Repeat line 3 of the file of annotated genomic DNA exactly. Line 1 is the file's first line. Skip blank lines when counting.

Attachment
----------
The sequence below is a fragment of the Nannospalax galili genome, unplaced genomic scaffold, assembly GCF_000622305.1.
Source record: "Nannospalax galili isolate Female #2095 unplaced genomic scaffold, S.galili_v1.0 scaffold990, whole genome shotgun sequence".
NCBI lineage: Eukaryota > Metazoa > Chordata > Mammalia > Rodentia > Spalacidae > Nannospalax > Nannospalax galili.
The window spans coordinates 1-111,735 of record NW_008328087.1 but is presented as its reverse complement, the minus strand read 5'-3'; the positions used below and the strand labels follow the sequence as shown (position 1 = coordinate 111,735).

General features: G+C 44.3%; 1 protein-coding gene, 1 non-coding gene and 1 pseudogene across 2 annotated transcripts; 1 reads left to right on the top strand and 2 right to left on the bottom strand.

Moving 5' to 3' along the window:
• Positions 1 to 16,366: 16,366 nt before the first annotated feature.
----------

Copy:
NCBI lineage: Eukaryota > Metazoa > Chordata > Mammalia > Rodentia > Spalacidae > Nannospalax > Nannospalax galili.